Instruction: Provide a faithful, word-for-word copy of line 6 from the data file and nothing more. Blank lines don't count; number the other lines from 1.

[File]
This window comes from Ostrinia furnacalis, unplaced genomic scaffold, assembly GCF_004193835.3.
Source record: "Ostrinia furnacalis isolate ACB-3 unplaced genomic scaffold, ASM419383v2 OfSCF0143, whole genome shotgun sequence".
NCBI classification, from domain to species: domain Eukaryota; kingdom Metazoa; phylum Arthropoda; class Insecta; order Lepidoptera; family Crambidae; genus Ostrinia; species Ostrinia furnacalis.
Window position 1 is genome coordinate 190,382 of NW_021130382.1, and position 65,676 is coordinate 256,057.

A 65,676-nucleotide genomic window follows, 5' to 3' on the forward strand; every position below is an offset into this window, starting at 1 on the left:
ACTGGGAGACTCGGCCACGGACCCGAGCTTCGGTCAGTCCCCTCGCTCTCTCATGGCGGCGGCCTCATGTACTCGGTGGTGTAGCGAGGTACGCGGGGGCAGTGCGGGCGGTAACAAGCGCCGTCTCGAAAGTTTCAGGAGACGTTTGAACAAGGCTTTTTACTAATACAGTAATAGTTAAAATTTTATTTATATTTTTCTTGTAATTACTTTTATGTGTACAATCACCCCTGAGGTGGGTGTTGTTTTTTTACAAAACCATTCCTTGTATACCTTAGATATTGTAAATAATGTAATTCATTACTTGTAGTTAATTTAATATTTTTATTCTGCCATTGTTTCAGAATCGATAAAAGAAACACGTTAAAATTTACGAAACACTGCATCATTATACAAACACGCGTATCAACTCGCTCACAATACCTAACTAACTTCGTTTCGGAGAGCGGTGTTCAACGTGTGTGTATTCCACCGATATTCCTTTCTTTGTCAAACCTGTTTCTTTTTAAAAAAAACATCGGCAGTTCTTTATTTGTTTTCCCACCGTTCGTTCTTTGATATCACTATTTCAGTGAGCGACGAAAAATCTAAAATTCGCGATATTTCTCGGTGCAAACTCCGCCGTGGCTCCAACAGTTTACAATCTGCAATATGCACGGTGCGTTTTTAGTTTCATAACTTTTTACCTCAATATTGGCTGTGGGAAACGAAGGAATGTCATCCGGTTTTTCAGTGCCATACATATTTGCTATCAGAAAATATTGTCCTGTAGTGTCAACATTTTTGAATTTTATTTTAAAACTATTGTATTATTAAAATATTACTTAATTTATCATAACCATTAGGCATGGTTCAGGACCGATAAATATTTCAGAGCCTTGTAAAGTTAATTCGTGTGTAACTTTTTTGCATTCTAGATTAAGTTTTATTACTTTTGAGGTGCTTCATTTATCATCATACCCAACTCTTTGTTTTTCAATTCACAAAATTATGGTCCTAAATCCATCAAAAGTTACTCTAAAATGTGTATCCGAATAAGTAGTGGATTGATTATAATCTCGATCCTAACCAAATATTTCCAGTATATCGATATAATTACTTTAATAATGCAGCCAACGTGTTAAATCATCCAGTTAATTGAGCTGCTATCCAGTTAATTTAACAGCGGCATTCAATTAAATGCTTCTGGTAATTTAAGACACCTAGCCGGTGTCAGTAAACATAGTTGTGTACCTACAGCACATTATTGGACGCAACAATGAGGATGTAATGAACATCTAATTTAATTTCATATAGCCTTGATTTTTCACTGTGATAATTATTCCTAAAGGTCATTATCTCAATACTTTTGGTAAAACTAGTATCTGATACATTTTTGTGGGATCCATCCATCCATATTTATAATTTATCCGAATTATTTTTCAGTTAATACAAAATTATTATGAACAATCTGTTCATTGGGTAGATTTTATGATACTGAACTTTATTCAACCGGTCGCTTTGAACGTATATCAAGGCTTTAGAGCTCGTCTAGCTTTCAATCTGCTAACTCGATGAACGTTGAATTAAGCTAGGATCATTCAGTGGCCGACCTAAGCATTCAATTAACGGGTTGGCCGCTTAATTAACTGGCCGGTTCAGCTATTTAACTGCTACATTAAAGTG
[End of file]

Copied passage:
ACTGGGAGACTCGGCCACGGACCCGAGCTTCGGTCAGTCCCCTCGCTCTCTCATGGCGGCGGCCTCATGTACTCGGTGGTGTAGCGAGGTACGCGGGGGCAGTGCGGGCGGTAACAAGCGCCGTCTCGAAAGTTTCAGGAGACGTTTGAACAAGGCTTTTTACTAATACAGTAATAGTTAAAATTTTATTTATATTTTTCTTGTAATTACTTTTATGTGTACAATCACCCCTGAGGTGGGTGTTGTTTTTTTACAAAACCATTCCTTGTATACCTTAGATATTGTAAATAATGTAATTCATTACTTGTAGTTAATTTAATATTTTTATTCTGCCATTGTTTCAGAATCGATAAAAGAAACACGTTAAAATTTACGAAACACTGCATCATTATACAAACACGCGTATCAACTCGCTCACAATACCTAACTAACTTCGTTTCGGAGAGCGGTGTTCAACGTGTGTGTATTCCACCGATATTCCTTTCTTTGTCAAACCTGTTTCTTTTTAAAAAAAACATCGGCAGTTCTTTATTTGTTTTCCCACCGTTCGTTCTTTGATATCACTATTTCAGTGAGCGACGAAAAATCTAAAATTCGCGATATTTCTCGGTGCAAACTCCGCCGTGGCTCCAACAGTTTACAATCTGCAATATGCACGGTGCGTTTTTAGTTTCATAACTTTTTACCTCAATATTGGCTGTGGGAAACGAAGGAATGTCATCCGGTTTTTCAGTGCCATACATATTTGCTATCAGAAAATATTGTCCTGTAGTGTCAACATTTTTGAATTTTATTTTAAAACTATTGTATTATTAAAATATTACTTAATTTATCATAACCATTAGGCATGGTTCAGGACCGATAAATATTTCAGAGCCTTGTAAAGTTAATTCGTGTGTAACTTTTTTGCATTCTAGATTAAGTTTTATTACTTTTGAGGTGCTTCATTTATCATCATACCCAACTCTTTGTTTTTCAATTCACAAAATTATGGTCCTAAATCCATCAAAAGTTACTCTAAAATGTGTATCCGAATAAGTAGTGGATTGATTATAATCTCGATCCTAACCAAATATTTCCAGTATATCGATATAATTACTTTAATAATGCAGCCAACGTGTTAAATCATCCAGTTAATTGAGCTGCTATCCAGTTAATTTAACAGCGGCATTCAATTAAATGCTTCTGGTAATTTAAGACACCTAGCCGGTGTCAGTAAACATAGTTGTGTACCTACAGCACATTATTGGACGCAACAATGAGGATGTAATGAACATCTAATTTAATTTCATATAGCCTTGATTTTTCACTGTGATAATTATTCCTAAAGGTCATTATCTCAATACTTTTGGTAAAACTAGTATCTGATACATTTTTGTGGGATCCATCCATCCATATTTATAATTTATCCGAATTATTTTTCAGTTAATACAAAATTATTATGAACAATCTGTTCATTGGGTAGATTTTATGATACTGAACTTTATTCAACCGGTCGCTTTGAACGTATATCAAGGCTTTAGAGCTCGTCTAGCTTTCAATCTGCTAACTCGATGAACGTTGAATTAAGCTAGGATCATTCAGTGGCCGACCTAAGCATTCAATTAACGGGTTGGCCGCTTAATTAACTGGCCGGTTCAGCTATTTAACTGCTACATTAAAGTG